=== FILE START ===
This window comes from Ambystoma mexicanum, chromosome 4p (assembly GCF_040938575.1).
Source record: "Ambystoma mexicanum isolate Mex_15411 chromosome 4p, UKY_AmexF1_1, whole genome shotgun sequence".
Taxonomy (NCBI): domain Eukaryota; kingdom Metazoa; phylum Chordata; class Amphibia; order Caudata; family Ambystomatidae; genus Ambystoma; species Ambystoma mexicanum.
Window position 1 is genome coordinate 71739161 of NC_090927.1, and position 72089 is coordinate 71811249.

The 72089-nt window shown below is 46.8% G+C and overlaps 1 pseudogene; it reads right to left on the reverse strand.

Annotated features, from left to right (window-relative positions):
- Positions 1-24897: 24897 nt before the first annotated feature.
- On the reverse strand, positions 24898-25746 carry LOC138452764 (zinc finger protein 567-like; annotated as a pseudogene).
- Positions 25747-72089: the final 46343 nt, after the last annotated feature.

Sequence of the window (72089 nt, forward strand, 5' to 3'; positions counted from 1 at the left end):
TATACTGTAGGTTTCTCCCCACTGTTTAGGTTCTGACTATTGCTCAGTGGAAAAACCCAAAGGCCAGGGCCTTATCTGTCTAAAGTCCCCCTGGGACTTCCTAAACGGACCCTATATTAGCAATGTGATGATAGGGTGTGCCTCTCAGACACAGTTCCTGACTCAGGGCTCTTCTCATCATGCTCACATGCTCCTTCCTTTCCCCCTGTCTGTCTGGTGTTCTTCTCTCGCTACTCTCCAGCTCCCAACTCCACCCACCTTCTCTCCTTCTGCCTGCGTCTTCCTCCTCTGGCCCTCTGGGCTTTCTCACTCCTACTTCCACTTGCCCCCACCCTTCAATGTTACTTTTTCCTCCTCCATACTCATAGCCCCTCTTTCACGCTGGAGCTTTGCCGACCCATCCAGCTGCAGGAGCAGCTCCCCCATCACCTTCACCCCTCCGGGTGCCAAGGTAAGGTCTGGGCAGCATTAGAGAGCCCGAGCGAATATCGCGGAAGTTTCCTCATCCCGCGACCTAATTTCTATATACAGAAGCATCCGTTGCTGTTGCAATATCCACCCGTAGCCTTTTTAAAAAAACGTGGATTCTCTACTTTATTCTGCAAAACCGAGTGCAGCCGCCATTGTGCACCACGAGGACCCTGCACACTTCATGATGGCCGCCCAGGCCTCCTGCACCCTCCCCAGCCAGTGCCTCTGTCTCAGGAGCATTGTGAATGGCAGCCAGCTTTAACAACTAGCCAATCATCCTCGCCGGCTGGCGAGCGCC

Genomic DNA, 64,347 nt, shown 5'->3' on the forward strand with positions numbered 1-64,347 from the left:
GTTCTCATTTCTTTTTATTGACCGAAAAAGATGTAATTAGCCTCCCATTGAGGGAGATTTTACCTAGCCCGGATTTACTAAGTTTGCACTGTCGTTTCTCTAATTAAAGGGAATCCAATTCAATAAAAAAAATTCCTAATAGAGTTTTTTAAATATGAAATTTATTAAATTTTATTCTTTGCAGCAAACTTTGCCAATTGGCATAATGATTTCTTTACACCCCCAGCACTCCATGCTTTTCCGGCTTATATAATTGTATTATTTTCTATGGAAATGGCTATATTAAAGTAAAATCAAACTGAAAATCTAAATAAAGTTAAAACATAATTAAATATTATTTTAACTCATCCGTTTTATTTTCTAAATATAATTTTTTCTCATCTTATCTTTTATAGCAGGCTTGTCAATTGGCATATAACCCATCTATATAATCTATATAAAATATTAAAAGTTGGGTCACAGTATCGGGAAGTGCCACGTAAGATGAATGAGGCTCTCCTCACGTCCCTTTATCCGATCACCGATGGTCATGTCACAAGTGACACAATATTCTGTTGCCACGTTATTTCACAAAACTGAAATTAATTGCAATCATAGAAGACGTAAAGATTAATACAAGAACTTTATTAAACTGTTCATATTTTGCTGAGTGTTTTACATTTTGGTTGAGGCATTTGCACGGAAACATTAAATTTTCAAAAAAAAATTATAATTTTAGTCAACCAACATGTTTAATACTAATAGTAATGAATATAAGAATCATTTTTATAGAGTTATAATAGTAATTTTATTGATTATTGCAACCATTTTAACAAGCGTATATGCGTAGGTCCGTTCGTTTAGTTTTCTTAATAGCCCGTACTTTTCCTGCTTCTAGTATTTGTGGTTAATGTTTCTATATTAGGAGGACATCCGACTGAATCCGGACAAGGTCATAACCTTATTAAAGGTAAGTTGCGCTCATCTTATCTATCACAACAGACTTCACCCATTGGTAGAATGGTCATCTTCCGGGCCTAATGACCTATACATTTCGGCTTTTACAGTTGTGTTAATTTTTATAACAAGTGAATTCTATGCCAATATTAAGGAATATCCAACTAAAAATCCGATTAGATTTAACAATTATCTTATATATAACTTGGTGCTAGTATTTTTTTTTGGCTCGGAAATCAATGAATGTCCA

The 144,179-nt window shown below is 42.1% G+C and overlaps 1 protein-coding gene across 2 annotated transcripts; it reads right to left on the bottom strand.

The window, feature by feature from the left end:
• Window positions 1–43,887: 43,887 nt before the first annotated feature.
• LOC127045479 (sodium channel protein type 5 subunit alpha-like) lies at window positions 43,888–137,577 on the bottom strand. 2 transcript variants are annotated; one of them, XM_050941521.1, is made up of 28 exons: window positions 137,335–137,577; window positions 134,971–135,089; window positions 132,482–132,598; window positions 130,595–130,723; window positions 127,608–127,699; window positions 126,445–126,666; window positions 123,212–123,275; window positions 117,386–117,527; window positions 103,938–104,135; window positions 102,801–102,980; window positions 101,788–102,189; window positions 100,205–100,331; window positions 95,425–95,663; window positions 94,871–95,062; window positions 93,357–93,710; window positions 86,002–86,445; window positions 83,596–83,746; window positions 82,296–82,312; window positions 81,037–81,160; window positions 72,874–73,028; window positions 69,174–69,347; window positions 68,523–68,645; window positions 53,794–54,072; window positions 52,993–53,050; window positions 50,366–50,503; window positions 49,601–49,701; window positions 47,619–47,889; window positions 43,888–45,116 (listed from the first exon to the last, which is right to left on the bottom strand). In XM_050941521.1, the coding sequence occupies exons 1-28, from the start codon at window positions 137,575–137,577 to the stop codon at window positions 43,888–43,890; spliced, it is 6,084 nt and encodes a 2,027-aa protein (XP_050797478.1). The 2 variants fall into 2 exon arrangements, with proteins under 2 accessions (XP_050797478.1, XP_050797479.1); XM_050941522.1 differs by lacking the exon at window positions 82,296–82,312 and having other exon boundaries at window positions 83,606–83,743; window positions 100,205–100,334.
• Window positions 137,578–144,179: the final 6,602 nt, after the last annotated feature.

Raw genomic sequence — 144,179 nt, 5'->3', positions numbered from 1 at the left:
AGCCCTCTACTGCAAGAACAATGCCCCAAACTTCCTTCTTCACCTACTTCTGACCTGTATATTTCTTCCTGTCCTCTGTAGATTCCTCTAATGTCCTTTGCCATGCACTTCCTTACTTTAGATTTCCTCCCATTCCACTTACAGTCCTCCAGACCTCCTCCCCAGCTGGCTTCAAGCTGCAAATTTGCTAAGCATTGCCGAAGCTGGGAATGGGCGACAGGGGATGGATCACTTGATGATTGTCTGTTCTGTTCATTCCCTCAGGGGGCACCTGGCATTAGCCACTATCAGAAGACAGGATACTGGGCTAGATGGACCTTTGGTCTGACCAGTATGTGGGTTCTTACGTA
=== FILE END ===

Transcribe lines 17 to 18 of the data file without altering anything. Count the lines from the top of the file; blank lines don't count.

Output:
• LOC127045479 (sodium channel protein type 5 subunit alpha-like) lies at window positions 43,888–137,577 on the bottom strand. 2 transcript variants are annotated; one of them, XM_050941521.1, is made up of 28 exons: window positions 137,335–137,577; window positions 134,971–135,089; window positions 132,482–132,598; window positions 130,595–130,723; window positions 127,608–127,699; window positions 126,445–126,666; window positions 123,212–123,275; window positions 117,386–117,527; window positions 103,938–104,135; window positions 102,801–102,980; window positions 101,788–102,189; window positions 100,205–100,331; window positions 95,425–95,663; window positions 94,871–95,062; window positions 93,357–93,710; window positions 86,002–86,445; window positions 83,596–83,746; window positions 82,296–82,312; window positions 81,037–81,160; window positions 72,874–73,028; window positions 69,174–69,347; window positions 68,523–68,645; window positions 53,794–54,072; window positions 52,993–53,050; window positions 50,366–50,503; window positions 49,601–49,701; window positions 47,619–47,889; window positions 43,888–45,116 (listed from the first exon to the last, which is right to left on the bottom strand). In XM_050941521.1, the coding sequence occupies exons 1-28, from the start codon at window positions 137,575–137,577 to the stop codon at window positions 43,888–43,890; spliced, it is 6,084 nt and encodes a 2,027-aa protein (XP_050797478.1). The 2 variants fall into 2 exon arrangements, with proteins under 2 accessions (XP_050797478.1, XP_050797479.1); XM_050941522.1 differs by lacking the exon at window positions 82,296–82,312 and having other exon boundaries at window positions 83,606–83,743; window positions 100,205–100,334.
• Window positions 137,578–144,179: the final 6,602 nt, after the last annotated feature.